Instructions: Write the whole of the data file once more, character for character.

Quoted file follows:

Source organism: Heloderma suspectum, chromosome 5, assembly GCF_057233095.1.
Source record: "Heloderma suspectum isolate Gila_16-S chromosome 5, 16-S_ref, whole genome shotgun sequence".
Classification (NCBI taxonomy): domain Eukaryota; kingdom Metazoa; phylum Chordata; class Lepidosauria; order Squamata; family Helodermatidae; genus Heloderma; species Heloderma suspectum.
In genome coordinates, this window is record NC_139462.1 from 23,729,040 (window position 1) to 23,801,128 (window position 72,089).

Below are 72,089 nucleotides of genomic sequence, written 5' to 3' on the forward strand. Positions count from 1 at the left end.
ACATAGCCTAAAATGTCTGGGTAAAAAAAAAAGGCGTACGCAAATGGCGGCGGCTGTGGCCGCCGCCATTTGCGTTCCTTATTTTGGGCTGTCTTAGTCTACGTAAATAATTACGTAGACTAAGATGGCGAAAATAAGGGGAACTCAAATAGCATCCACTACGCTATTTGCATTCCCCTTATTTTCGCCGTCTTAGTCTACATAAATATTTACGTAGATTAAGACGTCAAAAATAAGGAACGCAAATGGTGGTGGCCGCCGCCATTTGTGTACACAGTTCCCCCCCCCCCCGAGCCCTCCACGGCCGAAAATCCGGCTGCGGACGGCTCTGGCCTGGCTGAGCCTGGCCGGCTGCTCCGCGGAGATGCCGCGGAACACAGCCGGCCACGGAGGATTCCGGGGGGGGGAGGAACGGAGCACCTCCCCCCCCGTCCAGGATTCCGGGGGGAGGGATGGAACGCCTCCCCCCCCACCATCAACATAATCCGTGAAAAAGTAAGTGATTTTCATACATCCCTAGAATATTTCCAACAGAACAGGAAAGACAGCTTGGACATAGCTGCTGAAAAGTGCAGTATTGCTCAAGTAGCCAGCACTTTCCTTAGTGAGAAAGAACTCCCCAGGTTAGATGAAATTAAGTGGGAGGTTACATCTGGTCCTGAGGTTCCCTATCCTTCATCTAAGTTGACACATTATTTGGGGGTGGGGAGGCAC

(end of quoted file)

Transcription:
Source organism: Heloderma suspectum, chromosome 5, assembly GCF_057233095.1.
Source record: "Heloderma suspectum isolate Gila_16-S chromosome 5, 16-S_ref, whole genome shotgun sequence".
Classification (NCBI taxonomy): domain Eukaryota; kingdom Metazoa; phylum Chordata; class Lepidosauria; order Squamata; family Helodermatidae; genus Heloderma; species Heloderma suspectum.
In genome coordinates, this window is record NC_139462.1 from 23,729,040 (window position 1) to 23,801,128 (window position 72,089).

Below are 72,089 nucleotides of genomic sequence, written 5' to 3' on the forward strand. Positions count from 1 at the left end.
ACATAGCCTAAAATGTCTGGGTAAAAAAAAAAGGCGTACGCAAATGGCGGCGGCTGTGGCCGCCGCCATTTGCGTTCCTTATTTTGGGCTGTCTTAGTCTACGTAAATAATTACGTAGACTAAGATGGCGAAAATAAGGGGAACTCAAATAGCATCCACTACGCTATTTGCATTCCCCTTATTTTCGCCGTCTTAGTCTACATAAATATTTACGTAGATTAAGACGTCAAAAATAAGGAACGCAAATGGTGGTGGCCGCCGCCATTTGTGTACACAGTTCCCCCCCCCCCCGAGCCCTCCACGGCCGAAAATCCGGCTGCGGACGGCTCTGGCCTGGCTGAGCCTGGCCGGCTGCTCCGCGGAGATGCCGCGGAACACAGCCGGCCACGGAGGATTCCGGGGGGGGGAGGAACGGAGCACCTCCCCCCCCGTCCAGGATTCCGGGGGGAGGGATGGAACGCCTCCCCCCCCACCATCAACATAATCCGTGAAAAAGTAAGTGATTTTCATACATCCCTAGAATATTTCCAACAGAACAGGAAAGACAGCTTGGACATAGCTGCTGAAAAGTGCAGTATTGCTCAAGTAGCCAGCACTTTCCTTAGTGAGAAAGAACTCCCCAGGTTAGATGAAATTAAGTGGGAGGTTACATCTGGTCCTGAGGTTCCCTATCCTTCATCTAAGTTGACACATTATTTGGGGGTGGGGAGGCAC